The Mast-Head: Listening to Crows

This one learned how to say “God damn it” and a whole lot more from hanging around the fish market

Driving along Long Lane before the freeze broke a few days ago and looking out of the left side of my truck over the corn stubble, I noticed a large number of crows in among the Canada geese. 

It was late in the day, and in the yellowing light, flocks of geese winged in from the direction of Hook Pond, where, presumably, there had been a few remaining open patches of water. 

Most of the time the geese around here spend their days in the fields and the nights on the ponds. With the ponds frozen, the geese settle down in the evening on solid ground. It is sunset on a Tuesday in January as I write this, and I can see from my office window long black strings of them moving in the opposite direction over the Village Green, so who knows.

Crows seize whatever opportunity presents itself, even if it means bedding down with the geese — or eating them. Harvey Bennett, who runs the Tackle Shop in Amagansett and spends much of his time outdoors, told me that he saw a group of crows dining on a goose carcass by the side of the highway up at Ken Schwenk’s place in Sagaponack. They will eat hard rolls, too, like any good Bonacker, Harvey said. For years a goose would come around his place in Amagansett if Harvey threw it some of his breakfast. “It got to that he would almost take it out of my hand,” he said.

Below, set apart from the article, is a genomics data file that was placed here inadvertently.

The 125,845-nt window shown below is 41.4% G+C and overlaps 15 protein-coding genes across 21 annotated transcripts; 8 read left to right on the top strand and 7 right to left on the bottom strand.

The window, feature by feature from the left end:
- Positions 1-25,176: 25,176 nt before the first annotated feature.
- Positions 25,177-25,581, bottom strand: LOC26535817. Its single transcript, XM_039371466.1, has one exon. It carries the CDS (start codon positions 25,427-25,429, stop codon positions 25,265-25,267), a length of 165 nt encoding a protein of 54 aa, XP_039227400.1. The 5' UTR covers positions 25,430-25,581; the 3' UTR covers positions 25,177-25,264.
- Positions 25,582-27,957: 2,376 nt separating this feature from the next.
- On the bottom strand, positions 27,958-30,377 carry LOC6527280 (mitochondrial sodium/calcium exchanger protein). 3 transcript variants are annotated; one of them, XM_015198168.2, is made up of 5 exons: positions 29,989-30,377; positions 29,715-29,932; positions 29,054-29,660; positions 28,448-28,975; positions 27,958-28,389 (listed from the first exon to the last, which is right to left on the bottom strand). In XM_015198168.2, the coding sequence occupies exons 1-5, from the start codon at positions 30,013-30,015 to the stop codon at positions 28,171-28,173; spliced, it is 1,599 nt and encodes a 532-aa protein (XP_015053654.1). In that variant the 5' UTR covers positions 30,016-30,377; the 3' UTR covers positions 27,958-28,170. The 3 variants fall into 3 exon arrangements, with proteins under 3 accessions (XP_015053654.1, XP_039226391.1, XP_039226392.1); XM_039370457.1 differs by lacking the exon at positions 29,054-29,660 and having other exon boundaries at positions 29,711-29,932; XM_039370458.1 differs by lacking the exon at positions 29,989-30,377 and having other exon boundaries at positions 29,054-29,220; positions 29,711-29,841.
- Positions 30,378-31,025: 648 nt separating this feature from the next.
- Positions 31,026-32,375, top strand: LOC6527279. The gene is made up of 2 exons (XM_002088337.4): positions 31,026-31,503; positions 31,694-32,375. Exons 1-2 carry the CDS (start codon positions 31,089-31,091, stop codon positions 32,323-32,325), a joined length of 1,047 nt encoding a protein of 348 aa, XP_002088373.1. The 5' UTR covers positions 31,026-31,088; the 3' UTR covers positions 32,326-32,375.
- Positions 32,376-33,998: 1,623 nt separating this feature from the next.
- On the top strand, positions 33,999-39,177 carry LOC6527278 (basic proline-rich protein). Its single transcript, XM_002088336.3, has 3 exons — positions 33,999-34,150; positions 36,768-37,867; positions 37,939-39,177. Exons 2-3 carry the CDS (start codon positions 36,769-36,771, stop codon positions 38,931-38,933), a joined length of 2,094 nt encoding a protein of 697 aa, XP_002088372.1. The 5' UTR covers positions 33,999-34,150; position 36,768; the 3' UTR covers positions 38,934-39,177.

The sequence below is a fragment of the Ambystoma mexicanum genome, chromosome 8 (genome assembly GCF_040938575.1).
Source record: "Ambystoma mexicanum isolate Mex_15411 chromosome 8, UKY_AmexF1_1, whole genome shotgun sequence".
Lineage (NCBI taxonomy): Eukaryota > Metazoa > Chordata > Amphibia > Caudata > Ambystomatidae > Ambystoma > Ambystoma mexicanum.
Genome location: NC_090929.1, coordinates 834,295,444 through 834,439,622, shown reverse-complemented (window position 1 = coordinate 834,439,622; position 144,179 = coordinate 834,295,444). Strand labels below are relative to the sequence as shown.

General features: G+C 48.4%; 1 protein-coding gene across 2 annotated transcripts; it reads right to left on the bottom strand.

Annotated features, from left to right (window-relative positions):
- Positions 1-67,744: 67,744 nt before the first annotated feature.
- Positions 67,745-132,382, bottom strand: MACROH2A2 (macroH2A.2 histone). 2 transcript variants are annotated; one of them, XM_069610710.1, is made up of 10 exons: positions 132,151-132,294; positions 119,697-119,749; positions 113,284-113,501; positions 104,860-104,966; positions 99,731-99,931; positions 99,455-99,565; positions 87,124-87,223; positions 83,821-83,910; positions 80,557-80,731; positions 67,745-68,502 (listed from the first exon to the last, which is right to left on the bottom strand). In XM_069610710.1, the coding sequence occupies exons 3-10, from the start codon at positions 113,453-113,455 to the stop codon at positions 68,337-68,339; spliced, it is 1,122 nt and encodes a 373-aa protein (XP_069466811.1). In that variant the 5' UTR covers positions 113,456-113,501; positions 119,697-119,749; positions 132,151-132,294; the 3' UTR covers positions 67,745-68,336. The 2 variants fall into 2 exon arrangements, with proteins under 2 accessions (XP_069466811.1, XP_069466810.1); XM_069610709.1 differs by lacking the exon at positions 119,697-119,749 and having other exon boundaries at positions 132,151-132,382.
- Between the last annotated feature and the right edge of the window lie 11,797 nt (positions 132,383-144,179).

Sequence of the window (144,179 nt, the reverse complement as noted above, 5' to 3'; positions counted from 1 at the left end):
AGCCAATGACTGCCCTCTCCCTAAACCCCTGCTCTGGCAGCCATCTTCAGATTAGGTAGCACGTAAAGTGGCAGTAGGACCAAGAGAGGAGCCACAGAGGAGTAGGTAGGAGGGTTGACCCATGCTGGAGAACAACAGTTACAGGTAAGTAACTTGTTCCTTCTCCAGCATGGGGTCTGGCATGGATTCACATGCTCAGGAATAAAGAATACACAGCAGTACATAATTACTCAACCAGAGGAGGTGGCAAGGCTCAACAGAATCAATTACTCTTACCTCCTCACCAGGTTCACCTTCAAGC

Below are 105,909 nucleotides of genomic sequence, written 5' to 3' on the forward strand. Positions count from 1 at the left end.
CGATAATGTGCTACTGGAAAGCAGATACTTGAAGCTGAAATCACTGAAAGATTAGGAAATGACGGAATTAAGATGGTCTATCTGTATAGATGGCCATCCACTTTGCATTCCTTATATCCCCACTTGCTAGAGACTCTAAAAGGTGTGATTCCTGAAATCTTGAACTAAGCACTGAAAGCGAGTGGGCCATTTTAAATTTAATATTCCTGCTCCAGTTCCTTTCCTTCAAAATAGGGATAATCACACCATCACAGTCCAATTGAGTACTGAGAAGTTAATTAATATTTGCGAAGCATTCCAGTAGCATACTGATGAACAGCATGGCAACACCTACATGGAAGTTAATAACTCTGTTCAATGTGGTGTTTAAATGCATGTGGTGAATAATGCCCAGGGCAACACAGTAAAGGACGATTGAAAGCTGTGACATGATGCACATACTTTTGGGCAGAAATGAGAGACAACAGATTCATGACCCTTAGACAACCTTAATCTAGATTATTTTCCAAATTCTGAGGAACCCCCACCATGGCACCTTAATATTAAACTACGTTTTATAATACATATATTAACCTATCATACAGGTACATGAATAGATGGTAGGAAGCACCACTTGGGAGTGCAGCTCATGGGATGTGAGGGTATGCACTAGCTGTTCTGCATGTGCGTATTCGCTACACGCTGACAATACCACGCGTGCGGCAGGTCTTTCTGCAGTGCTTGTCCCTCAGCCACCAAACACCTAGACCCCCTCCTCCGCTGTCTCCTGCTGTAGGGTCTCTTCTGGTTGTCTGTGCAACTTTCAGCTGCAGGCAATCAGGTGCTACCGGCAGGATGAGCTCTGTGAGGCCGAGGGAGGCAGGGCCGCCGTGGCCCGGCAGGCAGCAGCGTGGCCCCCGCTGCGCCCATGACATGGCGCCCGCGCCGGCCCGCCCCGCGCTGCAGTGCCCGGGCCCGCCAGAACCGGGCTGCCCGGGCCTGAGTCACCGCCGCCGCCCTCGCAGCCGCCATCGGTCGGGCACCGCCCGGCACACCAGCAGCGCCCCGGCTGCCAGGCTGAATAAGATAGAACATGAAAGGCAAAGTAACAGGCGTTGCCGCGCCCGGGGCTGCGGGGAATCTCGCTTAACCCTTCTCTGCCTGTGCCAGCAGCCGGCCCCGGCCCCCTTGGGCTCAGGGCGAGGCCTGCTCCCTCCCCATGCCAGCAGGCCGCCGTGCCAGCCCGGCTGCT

Crows were something of an Amagansett thing at one time, Harvey said. Stuart Vorpahl Sr., who was an accomplished trapper, was the first person Harvey knew of who took a fledgling crow from its nest and raised it as a pet. 

Keeping crows and other wildlife as pets is forbidden by the state now. It probably was when Harvey was growing up, too, but the authorities did not care as much at the time. 

Back then, Harvey said, one crow in particular would follow Stuart Junior to the Amagansett School and in good weather could be heard through open windows cursing from its perch in a tree. Crows are exceptional mimics, Harvey said, and this one learned how to say “God damn it” and a whole lot more from hanging around the fish market.

Harvey laughed at the thought of some fifth grader going home and asking his mom what “son of a bitch” meant and then having to explain that he had heard it from a crow. 

Think of that the next time you see a flock of crows harassing a hawk or picking at something furry and indistinct on the side of the road.